I'm not commenting on this company specifically, but in general, do you know how many dangerous items are sold all the time? Tons. There are devices to prop baby bottles, though that has conclusively shown to cause death by drowning. There are "amber teething necklaces", which are stupid woo things that can and have choked infants to death. Oh! We can talk about "Black salve", a escharotic that is sold to "cure cancer", that just burns any skin it has contact with and people think that means it is working.

    The fact that a product has an audience and the company is still in business does not mean the item is safe, a good idea or even legal.

    Once again to sum up:
    • you do not have to do permanent damage to the eye with a laser to make it dangerous to the people in a helicopter.
    • If you are in a situation where you need rescued, ffs of course you are going to use whatever you have on hand to try and get attention. That does not mean it is the best or safest option
    • When you are not in a situation where you need rescued, pointing a laser blindly into the sky is dangerous to pilots in the area and illegal.
    Bird strikes, power lines, lasers, loose debris, cranes, antennas, those all pose unique threats to helicopters because of their relative nearness to the ground, their speed, their size, and their relative lack of protection from threats. I mean, a bird can go right through the windscreen!

    When you need rescued, you do whatever you do with whatever you have. But that doesn't mean you should plan to do those things. I may be prepared to eat a person if trapped in a long term survival situation if there is literally no other food, but that doesn't mean if I forget to pack food with me on a day trip that it's a good idea to eat my traveling companion. :wink:
     
    -JD- and Hoag like this.
  7. martincohn

    martincohn Solo Diver

    # of Dives: I just don't log dives
    Location: USA
    234
    181
    43
    Doesn't matter how you feel about it, flashing a laser at an aircraft is illegal in the US.
    18 U.S. Code § 39A - Aiming a laser pointer at an aircraft

    And UK
    Laser Misuse (Vehicles) Act 2018

    There are NO exclusions in the above countries for SAR situations documented in the statutes. Correction there are as pointed out by JonnyC And lots of other countries have enacted laws against this practice. Google is your friend.

    A list of laser incidents
    Laser Pointer Safety - News of aviation-related incidents, arrests, etc.

    IMO there are many better alternative out there before you start flashing lasers at aircraft. And you can count on it that there are plenty of juries out there that won't give you a pass cause you were floating out in the ocean when you did it.

    Gotta remember some of the places we like to dive aren't always places we would want to be involved with their legal system.
     
  8. JohnnyC

    JohnnyC PADI Pro

    # of Dives: 1,000 - 2,499
    Location: United States
    3,341
    3,670
    113
    (c)Exceptions.—This section does not prohibit aiming a beam of a laser pointer at an aircraft, or the flight path of such an aircraft, by—
    aircraft manufacturer, the Federal Aviation Administration, or any other personauthorized by the Federal Aviation Administration to conduct such research and development or flight test operations;
    (2)
    members or elements of the Department of Defense or Department of Homeland Security acting in an official capacity for the purpose of research, development, operations, testing, or training; or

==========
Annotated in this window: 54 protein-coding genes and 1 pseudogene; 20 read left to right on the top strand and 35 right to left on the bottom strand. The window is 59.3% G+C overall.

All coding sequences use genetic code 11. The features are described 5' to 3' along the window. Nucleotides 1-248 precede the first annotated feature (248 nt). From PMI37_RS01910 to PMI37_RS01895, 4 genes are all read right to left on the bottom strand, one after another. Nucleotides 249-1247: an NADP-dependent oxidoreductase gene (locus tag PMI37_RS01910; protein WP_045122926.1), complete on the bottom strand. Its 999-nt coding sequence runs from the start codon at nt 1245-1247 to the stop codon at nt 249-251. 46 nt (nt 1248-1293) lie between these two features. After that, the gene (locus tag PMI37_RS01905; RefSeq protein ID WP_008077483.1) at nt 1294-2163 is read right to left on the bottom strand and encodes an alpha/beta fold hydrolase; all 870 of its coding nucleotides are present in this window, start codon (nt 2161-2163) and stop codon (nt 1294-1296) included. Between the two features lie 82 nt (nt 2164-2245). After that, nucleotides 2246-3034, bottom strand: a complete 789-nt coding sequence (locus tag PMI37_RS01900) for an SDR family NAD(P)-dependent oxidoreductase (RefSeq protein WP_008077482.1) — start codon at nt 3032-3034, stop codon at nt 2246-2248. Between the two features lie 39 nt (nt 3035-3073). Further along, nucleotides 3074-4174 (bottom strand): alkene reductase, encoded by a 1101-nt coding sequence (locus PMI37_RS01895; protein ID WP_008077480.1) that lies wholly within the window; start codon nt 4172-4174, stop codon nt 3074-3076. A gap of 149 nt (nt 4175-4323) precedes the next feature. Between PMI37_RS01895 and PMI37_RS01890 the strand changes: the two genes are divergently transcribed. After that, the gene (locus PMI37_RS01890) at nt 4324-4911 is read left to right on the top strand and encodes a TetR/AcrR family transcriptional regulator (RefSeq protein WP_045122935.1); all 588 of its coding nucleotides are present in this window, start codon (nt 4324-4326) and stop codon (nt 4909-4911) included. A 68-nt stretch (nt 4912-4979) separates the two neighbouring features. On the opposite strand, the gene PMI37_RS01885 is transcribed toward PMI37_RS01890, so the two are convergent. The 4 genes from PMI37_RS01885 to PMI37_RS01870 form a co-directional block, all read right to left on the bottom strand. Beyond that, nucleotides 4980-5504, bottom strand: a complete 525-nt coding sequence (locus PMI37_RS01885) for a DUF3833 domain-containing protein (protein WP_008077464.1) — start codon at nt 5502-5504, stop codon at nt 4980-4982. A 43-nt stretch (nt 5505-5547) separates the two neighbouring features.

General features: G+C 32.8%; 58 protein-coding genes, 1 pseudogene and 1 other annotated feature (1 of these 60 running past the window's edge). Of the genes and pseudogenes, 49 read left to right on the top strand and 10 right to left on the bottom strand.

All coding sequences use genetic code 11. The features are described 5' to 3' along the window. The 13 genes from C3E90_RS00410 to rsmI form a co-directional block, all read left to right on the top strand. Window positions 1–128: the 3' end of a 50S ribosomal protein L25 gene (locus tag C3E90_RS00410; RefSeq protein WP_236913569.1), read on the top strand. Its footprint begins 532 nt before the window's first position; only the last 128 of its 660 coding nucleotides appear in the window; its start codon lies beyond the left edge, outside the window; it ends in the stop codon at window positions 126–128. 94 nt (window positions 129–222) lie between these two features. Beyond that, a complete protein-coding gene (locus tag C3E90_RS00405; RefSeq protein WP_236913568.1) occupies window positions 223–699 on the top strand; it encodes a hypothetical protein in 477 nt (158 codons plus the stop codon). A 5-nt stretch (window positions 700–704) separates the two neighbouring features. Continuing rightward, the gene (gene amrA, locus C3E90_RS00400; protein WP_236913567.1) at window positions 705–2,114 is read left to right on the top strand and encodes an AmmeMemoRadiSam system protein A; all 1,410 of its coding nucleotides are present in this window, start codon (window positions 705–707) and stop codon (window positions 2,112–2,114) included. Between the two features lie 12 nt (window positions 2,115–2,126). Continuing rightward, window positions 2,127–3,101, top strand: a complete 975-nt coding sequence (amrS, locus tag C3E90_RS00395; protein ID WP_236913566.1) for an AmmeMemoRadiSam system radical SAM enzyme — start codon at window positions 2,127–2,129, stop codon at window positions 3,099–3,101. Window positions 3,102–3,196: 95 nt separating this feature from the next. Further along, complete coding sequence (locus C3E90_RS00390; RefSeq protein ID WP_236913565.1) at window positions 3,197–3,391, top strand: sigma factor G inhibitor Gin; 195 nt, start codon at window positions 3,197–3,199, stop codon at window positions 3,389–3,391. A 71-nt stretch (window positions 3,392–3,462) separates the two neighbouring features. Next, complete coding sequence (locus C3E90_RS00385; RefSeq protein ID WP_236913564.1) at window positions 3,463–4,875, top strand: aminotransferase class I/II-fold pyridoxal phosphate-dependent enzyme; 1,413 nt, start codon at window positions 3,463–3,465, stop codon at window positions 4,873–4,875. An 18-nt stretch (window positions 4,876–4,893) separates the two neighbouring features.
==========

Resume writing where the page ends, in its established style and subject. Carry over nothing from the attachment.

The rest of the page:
(3)
    by an individual using a laser emergency signaling device to send an emergency distress signal.


    That's right out of the link you posted....in the "Exceptions" to 18 US 39A.

    Doesn't mean it's a good idea, but it's not illegal, and specifically called out as a legal exception.
     
    soldsoul4foos likes this.
  9. martincohn

    martincohn Solo Diver

    # of Dives: I just don't log dives
    Location: USA
    234
    181
    43
    Good catch! I missed when I was reading the statute earlier.... I stand corrected.
     
  10. Diver below 83

    Diver below 83 Regular of the Pub

    # of Dives: I'm a Fish!
    Location: SoFlo
    1,023
    534
    113
    I think the main issue here is you keep going back to laser use on aircrafts during general flights etc. we aren’t talking about that. So that is 100% irrelevant. We are talking specifically about. SAR situation where a lost diver is trying to be located.
    Not yourself or anyone else has pointed to a single event where a SAR was called off because the lost individuals used a laser at the rescuing aircraft. I don’t need to see a million articles about people shooting police helicopters or airplanes landing at airports because again those are irrelevant situations to a lost diver at sea.
    On top of the fact it’s already been pointed out factually that laser use on an aircraft is 100% legal for a distressed, Rescue situation I don’t think you have much of an argument anymore that a laser can’t be used. It can, That’s a fact. Is It the best item to get attention with? Probably not and I think that’s been well established in this thread. I also haven’t seen anyone claim a laser is the flat out “best” item to use. More simply that you can use a laser, which you can.
    The main point of this discussion has become weather or not a SAR team is going to turn around and run home if they get hit by a laser in the middle of the ocean while searching for a lost diver. The reality is there is not a single verified Account of a SAR leaving a search grid over water because they got hit by a laser over water. Again I’m not talking about a random person shooting them from shore. I mean they are being shot from the open ocean where a laser should not be. If they are searching the open water and get a light source laser or not where one wouldn’t normally be they absolutely would go and investigate the source.
     
    soldsoul4foos likes this.

Share This Page